Electronics and nanotechnology

In the realm of information technology, Charles Musgrave, an assistant professor of chemical engineering, will present his group's research on integrating amino acids into nanoscale electronic devices. The talk will take place Tuesday, Nov. 14, at 10:30 a.m. The research explores the manufacture of both hybrid bio-inorganic circuits and biologically sensitive sensors using amino acids as nanoscale building blocks and the nanofabrication infrastructure of modern chip-making technology. Many researchers, including several at Stanford, are looking at a variety of organic molecules for possible use in circuits, but Musgrave is investigating amino acids, the building blocks of proteins, because they appear to be particularly versatile in giving engineers options for tuning these devices for different applications.

Meanwhile, electrical engineering Assistant Professor Peter Peumans will present his group's approach to improving the energy efficiency of organic light-emitting diodes (OLEDs), a carbon-based technology that has begun to appear in futuristic displays on mobile phones and other electronics. As pretty as OLEDs look, their structure internally reflects up to 80 percent of the light they emit, meaning it does not reach the eye. To make them bright enough requires a large current, which drains battery power in portable devices. While researchers have tried to solve this problem, their results have caused blurring of the display or other problems. On Thursday, Nov. 16, at 3:45 p.m., Peumans will discuss success in adding a special mirror structure that controls the emission of light and therefore wastes less energy.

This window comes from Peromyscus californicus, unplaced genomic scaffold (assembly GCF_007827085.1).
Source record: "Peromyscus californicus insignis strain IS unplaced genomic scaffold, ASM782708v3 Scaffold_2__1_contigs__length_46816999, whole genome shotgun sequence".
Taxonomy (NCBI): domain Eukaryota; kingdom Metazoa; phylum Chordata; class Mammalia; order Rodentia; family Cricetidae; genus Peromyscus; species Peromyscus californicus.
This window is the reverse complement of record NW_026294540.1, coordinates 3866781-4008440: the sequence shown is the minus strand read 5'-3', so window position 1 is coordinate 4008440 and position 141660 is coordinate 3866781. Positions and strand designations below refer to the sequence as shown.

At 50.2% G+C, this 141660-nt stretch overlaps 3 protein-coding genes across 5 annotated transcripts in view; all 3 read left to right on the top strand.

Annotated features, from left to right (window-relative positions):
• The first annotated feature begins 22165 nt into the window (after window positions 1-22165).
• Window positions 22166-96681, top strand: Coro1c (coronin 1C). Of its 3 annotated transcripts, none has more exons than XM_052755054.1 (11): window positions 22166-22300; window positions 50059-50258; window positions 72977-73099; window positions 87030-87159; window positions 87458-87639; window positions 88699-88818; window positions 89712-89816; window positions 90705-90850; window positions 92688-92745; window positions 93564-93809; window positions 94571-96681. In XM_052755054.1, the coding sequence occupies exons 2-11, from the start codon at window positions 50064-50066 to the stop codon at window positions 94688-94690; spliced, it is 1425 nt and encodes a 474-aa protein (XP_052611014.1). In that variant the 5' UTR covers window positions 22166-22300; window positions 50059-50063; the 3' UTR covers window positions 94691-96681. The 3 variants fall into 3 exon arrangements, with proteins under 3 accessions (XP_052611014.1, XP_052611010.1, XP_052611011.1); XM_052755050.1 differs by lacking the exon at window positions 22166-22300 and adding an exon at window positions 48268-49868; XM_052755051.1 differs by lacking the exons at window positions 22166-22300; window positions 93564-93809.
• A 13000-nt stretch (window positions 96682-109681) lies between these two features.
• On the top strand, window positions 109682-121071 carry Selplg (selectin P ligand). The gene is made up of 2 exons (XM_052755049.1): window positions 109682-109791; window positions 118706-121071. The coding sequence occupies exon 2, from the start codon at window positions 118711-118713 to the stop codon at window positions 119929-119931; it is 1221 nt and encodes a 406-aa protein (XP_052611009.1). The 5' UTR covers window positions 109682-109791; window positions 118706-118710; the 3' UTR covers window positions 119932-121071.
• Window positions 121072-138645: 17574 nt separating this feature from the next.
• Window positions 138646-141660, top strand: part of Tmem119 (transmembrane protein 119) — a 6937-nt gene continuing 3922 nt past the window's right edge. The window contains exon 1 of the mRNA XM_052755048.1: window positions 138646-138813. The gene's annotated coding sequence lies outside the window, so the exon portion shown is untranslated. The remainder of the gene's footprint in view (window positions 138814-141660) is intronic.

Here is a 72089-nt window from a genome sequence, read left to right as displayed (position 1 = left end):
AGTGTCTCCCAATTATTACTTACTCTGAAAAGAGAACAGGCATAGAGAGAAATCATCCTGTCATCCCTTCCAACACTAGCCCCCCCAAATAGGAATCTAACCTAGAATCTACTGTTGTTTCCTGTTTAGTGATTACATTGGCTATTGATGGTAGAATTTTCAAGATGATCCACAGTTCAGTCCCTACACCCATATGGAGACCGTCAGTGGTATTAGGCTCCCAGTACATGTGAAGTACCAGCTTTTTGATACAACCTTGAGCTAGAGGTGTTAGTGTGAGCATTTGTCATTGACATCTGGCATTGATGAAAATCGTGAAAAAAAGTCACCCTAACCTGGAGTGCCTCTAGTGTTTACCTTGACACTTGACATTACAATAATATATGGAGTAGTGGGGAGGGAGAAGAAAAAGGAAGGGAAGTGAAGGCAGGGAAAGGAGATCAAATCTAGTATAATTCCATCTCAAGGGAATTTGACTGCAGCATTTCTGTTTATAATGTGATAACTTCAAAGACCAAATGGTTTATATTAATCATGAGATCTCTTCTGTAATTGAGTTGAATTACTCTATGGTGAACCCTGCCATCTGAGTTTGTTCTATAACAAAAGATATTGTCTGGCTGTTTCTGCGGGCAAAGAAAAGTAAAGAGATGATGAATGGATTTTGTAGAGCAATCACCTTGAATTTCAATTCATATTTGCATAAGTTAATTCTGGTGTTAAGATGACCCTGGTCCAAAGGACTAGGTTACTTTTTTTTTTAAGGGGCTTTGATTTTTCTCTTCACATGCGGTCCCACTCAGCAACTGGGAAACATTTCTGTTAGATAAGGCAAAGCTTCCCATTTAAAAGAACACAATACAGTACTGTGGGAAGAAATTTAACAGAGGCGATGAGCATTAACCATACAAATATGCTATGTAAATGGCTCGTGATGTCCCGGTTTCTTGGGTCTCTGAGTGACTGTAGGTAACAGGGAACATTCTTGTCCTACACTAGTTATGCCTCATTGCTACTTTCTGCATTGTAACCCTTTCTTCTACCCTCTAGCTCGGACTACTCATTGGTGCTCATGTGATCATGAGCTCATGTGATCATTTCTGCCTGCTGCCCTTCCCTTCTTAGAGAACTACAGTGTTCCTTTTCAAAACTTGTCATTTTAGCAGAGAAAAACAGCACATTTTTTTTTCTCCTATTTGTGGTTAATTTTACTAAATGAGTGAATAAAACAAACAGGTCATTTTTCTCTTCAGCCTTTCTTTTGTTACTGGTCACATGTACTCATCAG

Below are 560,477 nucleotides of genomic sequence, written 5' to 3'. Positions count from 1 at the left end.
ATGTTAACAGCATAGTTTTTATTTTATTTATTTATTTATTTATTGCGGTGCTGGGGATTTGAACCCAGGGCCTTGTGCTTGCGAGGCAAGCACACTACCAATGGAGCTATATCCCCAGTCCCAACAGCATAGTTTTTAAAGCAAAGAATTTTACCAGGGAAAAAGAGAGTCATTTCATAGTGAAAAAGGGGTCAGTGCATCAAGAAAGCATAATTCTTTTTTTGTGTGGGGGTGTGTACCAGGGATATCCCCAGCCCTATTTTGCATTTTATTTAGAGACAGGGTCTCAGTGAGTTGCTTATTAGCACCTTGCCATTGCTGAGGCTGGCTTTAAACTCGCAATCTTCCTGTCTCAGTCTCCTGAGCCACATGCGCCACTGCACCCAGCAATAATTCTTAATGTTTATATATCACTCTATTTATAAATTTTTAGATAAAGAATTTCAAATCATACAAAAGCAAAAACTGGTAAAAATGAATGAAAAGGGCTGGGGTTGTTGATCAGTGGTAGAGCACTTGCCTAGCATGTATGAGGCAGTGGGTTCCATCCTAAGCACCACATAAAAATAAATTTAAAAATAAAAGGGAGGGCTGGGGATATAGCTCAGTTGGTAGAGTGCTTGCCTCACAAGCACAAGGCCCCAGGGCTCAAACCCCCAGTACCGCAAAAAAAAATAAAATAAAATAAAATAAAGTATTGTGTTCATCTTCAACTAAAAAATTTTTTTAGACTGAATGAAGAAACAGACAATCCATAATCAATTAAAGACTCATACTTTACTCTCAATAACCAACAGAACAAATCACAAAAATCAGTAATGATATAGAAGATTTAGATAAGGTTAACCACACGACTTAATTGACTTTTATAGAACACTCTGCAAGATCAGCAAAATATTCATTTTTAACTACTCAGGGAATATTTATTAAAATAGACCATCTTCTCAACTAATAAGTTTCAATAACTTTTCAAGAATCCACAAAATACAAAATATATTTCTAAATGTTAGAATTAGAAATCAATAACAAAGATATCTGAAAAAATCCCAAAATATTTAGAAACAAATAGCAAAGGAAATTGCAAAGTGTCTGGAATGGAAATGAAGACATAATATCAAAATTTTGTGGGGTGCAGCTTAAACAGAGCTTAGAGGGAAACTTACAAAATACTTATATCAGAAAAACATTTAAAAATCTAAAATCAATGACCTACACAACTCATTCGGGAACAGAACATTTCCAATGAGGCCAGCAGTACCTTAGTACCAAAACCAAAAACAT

Capping off the conference will be a daylong symposium, Friday, Nov. 17, honoring Robert J. Madix, a Stanford professor emeritus of chemical engineering. The talks, including one by Madix at 5:20 p.m., will cover the chemical reactivity of molecules on solid surfaces. Madix will describe how studies on single metallic crystals have yielded a vast understanding of the movement and interaction of chemicals during a variety of reactions.

"Professor Madix's work has paved the way for the discovery of high-performance catalysts and has opened new vistas as to how one thinks about chemical reactivity in general," said Channing Robertson, a chemical engineering professor and senior associate dean for faculty affairs in the School of Engineering. "He has educated and trained a new generation of pioneers in this important area. His impact has been and will continue to be substantial in such applications as fuel cells, chemical synthesis and novel materials."

David Orenstein is the Communications and Public Relations Manager at the Stanford School of Engineering.

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Editor Note:

The AIChE annual meeting will be held Nov. 13-17 at the Hilton San Francisco, 333 O'Farrell Street. For details, visit http://www.aiche.org. A photo of Professor Gerry Fuller is available on the Web at